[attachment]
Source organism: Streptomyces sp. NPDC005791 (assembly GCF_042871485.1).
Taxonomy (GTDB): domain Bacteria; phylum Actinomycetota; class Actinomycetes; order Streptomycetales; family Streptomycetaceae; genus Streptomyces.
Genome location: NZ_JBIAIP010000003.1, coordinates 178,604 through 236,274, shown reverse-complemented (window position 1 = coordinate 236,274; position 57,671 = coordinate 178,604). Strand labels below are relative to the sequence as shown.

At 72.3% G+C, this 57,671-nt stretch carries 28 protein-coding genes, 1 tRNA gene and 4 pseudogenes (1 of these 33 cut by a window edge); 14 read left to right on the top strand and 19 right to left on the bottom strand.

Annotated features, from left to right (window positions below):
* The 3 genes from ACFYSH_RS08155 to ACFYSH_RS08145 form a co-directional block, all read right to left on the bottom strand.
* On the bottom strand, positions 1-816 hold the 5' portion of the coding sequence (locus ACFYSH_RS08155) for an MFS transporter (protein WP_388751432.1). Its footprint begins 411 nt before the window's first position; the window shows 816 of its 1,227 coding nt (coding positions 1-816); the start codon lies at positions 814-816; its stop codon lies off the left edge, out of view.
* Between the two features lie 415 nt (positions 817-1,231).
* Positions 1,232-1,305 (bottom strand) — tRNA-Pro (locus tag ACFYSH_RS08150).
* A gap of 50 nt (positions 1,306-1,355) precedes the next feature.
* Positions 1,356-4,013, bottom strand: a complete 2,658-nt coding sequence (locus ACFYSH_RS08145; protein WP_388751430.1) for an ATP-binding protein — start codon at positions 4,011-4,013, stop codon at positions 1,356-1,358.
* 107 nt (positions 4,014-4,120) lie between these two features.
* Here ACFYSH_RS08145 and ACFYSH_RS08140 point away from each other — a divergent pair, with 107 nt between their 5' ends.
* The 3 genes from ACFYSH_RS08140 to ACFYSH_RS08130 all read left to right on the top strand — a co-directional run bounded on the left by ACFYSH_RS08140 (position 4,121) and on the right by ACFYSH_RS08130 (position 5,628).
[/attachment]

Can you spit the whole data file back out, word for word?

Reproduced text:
Source organism: Streptomyces sp. NPDC005791 (assembly GCF_042871485.1).
Taxonomy (GTDB): domain Bacteria; phylum Actinomycetota; class Actinomycetes; order Streptomycetales; family Streptomycetaceae; genus Streptomyces.
Genome location: NZ_JBIAIP010000003.1, coordinates 178,604 through 236,274, shown reverse-complemented (window position 1 = coordinate 236,274; position 57,671 = coordinate 178,604). Strand labels below are relative to the sequence as shown.

At 72.3% G+C, this 57,671-nt stretch carries 28 protein-coding genes, 1 tRNA gene and 4 pseudogenes (1 of these 33 cut by a window edge); 14 read left to right on the top strand and 19 right to left on the bottom strand.

Annotated features, from left to right (window positions below):
* The 3 genes from ACFYSH_RS08155 to ACFYSH_RS08145 form a co-directional block, all read right to left on the bottom strand.
* On the bottom strand, positions 1-816 hold the 5' portion of the coding sequence (locus ACFYSH_RS08155) for an MFS transporter (protein WP_388751432.1). Its footprint begins 411 nt before the window's first position; the window shows 816 of its 1,227 coding nt (coding positions 1-816); the start codon lies at positions 814-816; its stop codon lies off the left edge, out of view.
* Between the two features lie 415 nt (positions 817-1,231).
* Positions 1,232-1,305 (bottom strand) — tRNA-Pro (locus tag ACFYSH_RS08150).
* A gap of 50 nt (positions 1,306-1,355) precedes the next feature.
* Positions 1,356-4,013, bottom strand: a complete 2,658-nt coding sequence (locus ACFYSH_RS08145; protein WP_388751430.1) for an ATP-binding protein — start codon at positions 4,011-4,013, stop codon at positions 1,356-1,358.
* 107 nt (positions 4,014-4,120) lie between these two features.
* Here ACFYSH_RS08145 and ACFYSH_RS08140 point away from each other — a divergent pair, with 107 nt between their 5' ends.
* The 3 genes from ACFYSH_RS08140 to ACFYSH_RS08130 all read left to right on the top strand — a co-directional run bounded on the left by ACFYSH_RS08140 (position 4,121) and on the right by ACFYSH_RS08130 (position 5,628).